Kat Kennedy's Reviews > Delirium

Delirium by Lauren Oliver
Rate this book
Clear rating

by
3270188
's review
Dec 04, 13

bookshelves: kat-s-book-reviews, oppressive-dystopian-regime, the-great-shelf-of-meh, to-ya-or-not-to-ya
Read from April 28 to May 25, 2012

I have said this before and I’ll say it again. I have no prob­lem with an implau­si­ble story vehi­cle. As long as the ride is good and it relates a moral or philo­soph­i­cal value.

But where the line is drawn is when the world isn’t con­sis­tent and in the con­fines of that world, things don’t make sense.

That’s my limit. That’s when I start get­ting frus­trated and annoyed. And it’s not because an author tried some­thing new, okay? Lau­ren Oliver is AMAZING. She is a great author who is eru­dite and ver­bose and inter­est­ing to lis­ten to. I’ve seen her speak live and frankly to an audi­ence and her abil­ity to relate to them and express her­self is fantastic.

But this novel still didn’t work for me. Delir­ium, unfor­tu­nately, failed for me. Which is sad­den­ing, because Lau­ren Oliver is a good author and I know, with Delir­ium, she was reach­ing out and try­ing some­thing dif­fer­ent. I just wish it had been more successful.

Now, here’s where it all bug­gered up:

1. Incon­sis­tent world building.

The main pro­tag­o­nist says the word “love” twice. Once in con­ver­sa­tion and the sec­ond time men­tally. Love is a con­cept that’s stig­ma­tized to such an extreme degree that even the whis­pered word “sym­pa­thizer” is ver­boten. Yet the main pro­tag­o­nist SAYS it to her aunt – that she LOVES chil­dren. It just doesn’t make sense. And she’s wan­der­ing around with Alex and mak­ing out with him in pub­lic like the con­se­quence for that is a slap on the wrist. Look, she lives in a highly auto­cratic world where even a hint of the dis­ease will land you in prison – and she makes out with her boyfriend in the mid­dle of pub­lic places.

2. Char­ac­ter­i­za­tion.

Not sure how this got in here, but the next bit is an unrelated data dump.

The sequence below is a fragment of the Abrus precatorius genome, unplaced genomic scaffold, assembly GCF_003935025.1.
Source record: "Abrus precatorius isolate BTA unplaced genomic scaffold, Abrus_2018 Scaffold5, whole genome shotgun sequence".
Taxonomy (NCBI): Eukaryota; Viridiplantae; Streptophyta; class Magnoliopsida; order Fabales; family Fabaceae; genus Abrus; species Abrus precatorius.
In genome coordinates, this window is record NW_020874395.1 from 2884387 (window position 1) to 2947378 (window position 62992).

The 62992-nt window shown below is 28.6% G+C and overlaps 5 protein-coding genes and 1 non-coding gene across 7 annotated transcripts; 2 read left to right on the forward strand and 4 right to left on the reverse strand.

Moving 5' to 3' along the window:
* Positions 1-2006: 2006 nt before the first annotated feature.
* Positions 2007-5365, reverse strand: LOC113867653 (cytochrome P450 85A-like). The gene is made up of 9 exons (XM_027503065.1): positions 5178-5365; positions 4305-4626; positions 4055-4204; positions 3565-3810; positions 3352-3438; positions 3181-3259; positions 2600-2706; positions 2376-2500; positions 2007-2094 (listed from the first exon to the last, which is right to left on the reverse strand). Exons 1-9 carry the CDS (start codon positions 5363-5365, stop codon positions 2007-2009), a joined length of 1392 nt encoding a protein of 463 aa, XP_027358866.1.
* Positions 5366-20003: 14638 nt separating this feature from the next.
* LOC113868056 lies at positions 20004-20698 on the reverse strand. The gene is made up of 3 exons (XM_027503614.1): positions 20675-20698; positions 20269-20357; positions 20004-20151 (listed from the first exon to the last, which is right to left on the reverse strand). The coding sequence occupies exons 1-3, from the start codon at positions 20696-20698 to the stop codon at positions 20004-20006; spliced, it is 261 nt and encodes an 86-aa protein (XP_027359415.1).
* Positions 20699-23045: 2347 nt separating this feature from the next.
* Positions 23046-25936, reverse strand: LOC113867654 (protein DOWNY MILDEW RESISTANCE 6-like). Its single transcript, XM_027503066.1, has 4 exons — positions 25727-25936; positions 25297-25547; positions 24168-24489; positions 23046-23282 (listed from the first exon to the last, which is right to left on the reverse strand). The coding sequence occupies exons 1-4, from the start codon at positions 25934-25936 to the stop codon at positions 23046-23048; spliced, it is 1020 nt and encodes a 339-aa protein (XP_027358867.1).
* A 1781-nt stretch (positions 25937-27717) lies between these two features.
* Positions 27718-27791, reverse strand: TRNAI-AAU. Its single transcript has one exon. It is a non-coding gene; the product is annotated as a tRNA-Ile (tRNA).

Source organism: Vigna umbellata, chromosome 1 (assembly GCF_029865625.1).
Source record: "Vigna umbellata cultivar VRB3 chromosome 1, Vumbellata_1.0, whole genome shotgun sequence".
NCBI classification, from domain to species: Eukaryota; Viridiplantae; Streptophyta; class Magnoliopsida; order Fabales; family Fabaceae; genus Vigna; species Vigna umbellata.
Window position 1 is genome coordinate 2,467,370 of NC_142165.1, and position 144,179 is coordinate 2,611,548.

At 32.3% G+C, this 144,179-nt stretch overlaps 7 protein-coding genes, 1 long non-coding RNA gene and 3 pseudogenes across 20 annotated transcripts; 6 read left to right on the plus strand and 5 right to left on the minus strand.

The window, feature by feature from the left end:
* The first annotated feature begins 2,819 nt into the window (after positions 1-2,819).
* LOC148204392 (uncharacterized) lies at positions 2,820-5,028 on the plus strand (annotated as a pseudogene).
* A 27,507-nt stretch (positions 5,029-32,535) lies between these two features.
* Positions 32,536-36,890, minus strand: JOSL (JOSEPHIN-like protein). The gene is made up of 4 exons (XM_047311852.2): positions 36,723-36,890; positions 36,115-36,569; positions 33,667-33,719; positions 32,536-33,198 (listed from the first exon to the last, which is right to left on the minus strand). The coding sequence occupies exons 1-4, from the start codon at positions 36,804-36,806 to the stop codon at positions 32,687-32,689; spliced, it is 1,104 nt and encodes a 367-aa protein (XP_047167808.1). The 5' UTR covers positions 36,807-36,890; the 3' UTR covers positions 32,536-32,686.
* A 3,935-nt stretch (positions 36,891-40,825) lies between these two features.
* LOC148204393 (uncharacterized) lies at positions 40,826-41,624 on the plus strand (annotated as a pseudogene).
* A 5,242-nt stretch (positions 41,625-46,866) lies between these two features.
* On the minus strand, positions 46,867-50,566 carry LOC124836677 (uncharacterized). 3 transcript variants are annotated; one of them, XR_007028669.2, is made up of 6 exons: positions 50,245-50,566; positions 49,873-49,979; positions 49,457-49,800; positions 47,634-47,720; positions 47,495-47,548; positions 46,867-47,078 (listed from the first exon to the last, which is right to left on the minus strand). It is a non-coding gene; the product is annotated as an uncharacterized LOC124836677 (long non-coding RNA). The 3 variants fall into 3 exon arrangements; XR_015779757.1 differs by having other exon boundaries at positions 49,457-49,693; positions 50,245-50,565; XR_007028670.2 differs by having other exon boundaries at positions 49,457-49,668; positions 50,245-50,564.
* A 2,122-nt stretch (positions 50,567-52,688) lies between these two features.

I loved the char­ac­ter­i­za­tion of Lena. I thought it was accu­rate and real­is­tic. It’s the char­ac­ter­i­za­tion of Alex that left me hol­low and empty. He felt like a place-holder. Sim­ply a text­book demon­stra­tion of today’s YA expec­ta­tions of a love inter­est. Devoted, stalk­er­ish, sad back story. Oliver’s love inter­est in Before I Fall was so much more dynamic even though he com­prised a rel­a­tively small part in the story. Alex felt like a def­i­n­i­tion of desir­able love inter­est instead of actu­ally being a per­son Lena fell in love with.

3. Writ­ing.

I never thought I’d say this because, in my mind, Oliver is – and always will be – a fan­tas­tic writer. But there were aspects of the writ­ing in this book that were obvi­ous, cliche and sim­plis­tic. For exam­ple, Lena is emo­tion­ally stunted but it’s an obvi­ous par­al­lel. When­ever she feels intense emo­tion she blames it on the air con­di­tion­ing or weather etc. She is the result of a child­hood of emo­tional detach­ment – but not really – and this is where it gets per­sonal for me.

Because, if you don’t reli­giously read my reviews, then you wouldn’t know that my son was almost diag­nosed with Attach­ment Dis­or­der. Because when my first son was born, I was one of those weird reli­gious peo­ple that ascribed to books like Baby Wise, etc. For the first six months of his life, he barely looked at me in the eye. Attach­ment dis­or­der babies are those that, from their infancy, do not expe­ri­ence con­sis­tent, lov­ing care. They are chil­dren that learn, early on, that they are not truly loved and this results in a wide swath of behav­ioral and emo­tional problems.

Lena is the result of a child­hood that had a mother who loves her and responded accord­ingly to her needs, but other chil­dren in the soci­ety didn’t receive this – some­thing that I felt was a huge cope-out. What about the char­ac­ter­i­za­tion of a per­son who wasn’t loved? Who was a prod­uct of the sys­tem? I feel like this wasn’t exam­ined enough – wasn’t inspected enough. Like it was han­dled by some­one who just assumed that chil­dren would still reflect some mod­icum of nor­mal­ity after being raised in a world where they aren’t being lov­ingly raised by peo­ple prop­erly attached to them. And the assump­tion that you can have attach­ment with­out love – it’s mind bog­gling because I kind of feel like she was out of her depth on this one.